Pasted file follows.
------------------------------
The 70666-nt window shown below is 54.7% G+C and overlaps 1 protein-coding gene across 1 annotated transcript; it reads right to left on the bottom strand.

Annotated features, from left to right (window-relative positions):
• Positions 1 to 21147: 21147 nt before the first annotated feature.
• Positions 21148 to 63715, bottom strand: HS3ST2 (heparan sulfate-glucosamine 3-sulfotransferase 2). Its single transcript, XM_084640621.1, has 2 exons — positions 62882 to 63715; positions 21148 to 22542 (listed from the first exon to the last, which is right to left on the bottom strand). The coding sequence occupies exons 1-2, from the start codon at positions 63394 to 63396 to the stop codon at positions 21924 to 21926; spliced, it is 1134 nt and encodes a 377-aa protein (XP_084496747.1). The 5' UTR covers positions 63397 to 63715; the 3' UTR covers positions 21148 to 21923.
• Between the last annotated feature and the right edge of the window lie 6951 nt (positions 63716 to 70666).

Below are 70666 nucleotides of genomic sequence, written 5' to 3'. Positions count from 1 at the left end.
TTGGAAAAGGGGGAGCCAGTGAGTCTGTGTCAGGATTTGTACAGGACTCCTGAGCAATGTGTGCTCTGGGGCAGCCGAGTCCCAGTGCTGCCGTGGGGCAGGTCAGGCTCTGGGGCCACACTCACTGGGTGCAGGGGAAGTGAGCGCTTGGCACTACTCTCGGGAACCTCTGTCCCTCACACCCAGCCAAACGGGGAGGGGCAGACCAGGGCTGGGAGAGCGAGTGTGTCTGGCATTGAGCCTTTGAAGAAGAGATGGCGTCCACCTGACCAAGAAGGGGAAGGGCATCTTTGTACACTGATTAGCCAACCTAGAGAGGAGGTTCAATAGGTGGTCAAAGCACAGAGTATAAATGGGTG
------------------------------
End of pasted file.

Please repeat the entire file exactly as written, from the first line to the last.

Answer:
The 70666-nt window shown below is 54.7% G+C and overlaps 1 protein-coding gene across 1 annotated transcript; it reads right to left on the bottom strand.

Annotated features, from left to right (window-relative positions):
• Positions 1 to 21147: 21147 nt before the first annotated feature.
• Positions 21148 to 63715, bottom strand: HS3ST2 (heparan sulfate-glucosamine 3-sulfotransferase 2). Its single transcript, XM_084640621.1, has 2 exons — positions 62882 to 63715; positions 21148 to 22542 (listed from the first exon to the last, which is right to left on the bottom strand). The coding sequence occupies exons 1-2, from the start codon at positions 63394 to 63396 to the stop codon at positions 21924 to 21926; spliced, it is 1134 nt and encodes a 377-aa protein (XP_084496747.1). The 5' UTR covers positions 63397 to 63715; the 3' UTR covers positions 21148 to 21923.
• Between the last annotated feature and the right edge of the window lie 6951 nt (positions 63716 to 70666).

Below are 70666 nucleotides of genomic sequence, written 5' to 3'. Positions count from 1 at the left end.
TTGGAAAAGGGGGAGCCAGTGAGTCTGTGTCAGGATTTGTACAGGACTCCTGAGCAATGTGTGCTCTGGGGCAGCCGAGTCCCAGTGCTGCCGTGGGGCAGGTCAGGCTCTGGGGCCACACTCACTGGGTGCAGGGGAAGTGAGCGCTTGGCACTACTCTCGGGAACCTCTGTCCCTCACACCCAGCCAAACGGGGAGGGGCAGACCAGGGCTGGGAGAGCGAGTGTGTCTGGCATTGAGCCTTTGAAGAAGAGATGGCGTCCACCTGACCAAGAAGGGGAAGGGCATCTTTGTACACTGATTAGCCAACCTAGAGAGGAGGTTCAATAGGTGGTCAAAGCACAGAGTATAAATGGGTG